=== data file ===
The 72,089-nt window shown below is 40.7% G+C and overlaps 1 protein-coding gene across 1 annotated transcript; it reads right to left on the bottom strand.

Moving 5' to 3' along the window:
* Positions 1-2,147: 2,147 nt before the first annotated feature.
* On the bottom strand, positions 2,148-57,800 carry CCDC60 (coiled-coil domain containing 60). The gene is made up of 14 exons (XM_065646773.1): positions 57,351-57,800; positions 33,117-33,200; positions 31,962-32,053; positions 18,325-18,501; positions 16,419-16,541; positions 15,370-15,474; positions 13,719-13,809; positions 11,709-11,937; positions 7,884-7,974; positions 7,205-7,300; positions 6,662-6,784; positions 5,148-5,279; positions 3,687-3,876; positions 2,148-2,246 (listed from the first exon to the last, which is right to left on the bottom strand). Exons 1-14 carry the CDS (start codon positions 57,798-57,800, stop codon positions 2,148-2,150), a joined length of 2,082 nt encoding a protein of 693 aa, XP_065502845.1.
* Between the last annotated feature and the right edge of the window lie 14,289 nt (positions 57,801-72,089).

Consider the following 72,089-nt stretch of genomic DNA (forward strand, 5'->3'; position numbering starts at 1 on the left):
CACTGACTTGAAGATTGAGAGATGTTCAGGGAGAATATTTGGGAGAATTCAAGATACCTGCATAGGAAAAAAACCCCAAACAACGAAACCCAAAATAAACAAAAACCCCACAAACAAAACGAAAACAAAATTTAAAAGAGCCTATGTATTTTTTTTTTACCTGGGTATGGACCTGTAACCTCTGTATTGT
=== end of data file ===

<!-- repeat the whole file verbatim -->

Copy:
The 72,089-nt window shown below is 40.7% G+C and overlaps 1 protein-coding gene across 1 annotated transcript; it reads right to left on the bottom strand.

Moving 5' to 3' along the window:
* Positions 1-2,147: 2,147 nt before the first annotated feature.
* On the bottom strand, positions 2,148-57,800 carry CCDC60 (coiled-coil domain containing 60). The gene is made up of 14 exons (XM_065646773.1): positions 57,351-57,800; positions 33,117-33,200; positions 31,962-32,053; positions 18,325-18,501; positions 16,419-16,541; positions 15,370-15,474; positions 13,719-13,809; positions 11,709-11,937; positions 7,884-7,974; positions 7,205-7,300; positions 6,662-6,784; positions 5,148-5,279; positions 3,687-3,876; positions 2,148-2,246 (listed from the first exon to the last, which is right to left on the bottom strand). Exons 1-14 carry the CDS (start codon positions 57,798-57,800, stop codon positions 2,148-2,150), a joined length of 2,082 nt encoding a protein of 693 aa, XP_065502845.1.
* Between the last annotated feature and the right edge of the window lie 14,289 nt (positions 57,801-72,089).

Consider the following 72,089-nt stretch of genomic DNA (forward strand, 5'->3'; position numbering starts at 1 on the left):
CACTGACTTGAAGATTGAGAGATGTTCAGGGAGAATATTTGGGAGAATTCAAGATACCTGCATAGGAAAAAAACCCCAAACAACGAAACCCAAAATAAACAAAAACCCCACAAACAAAACGAAAACAAAATTTAAAAGAGCCTATGTATTTTTTTTTTACCTGGGTATGGACCTGTAACCTCTGTATTGT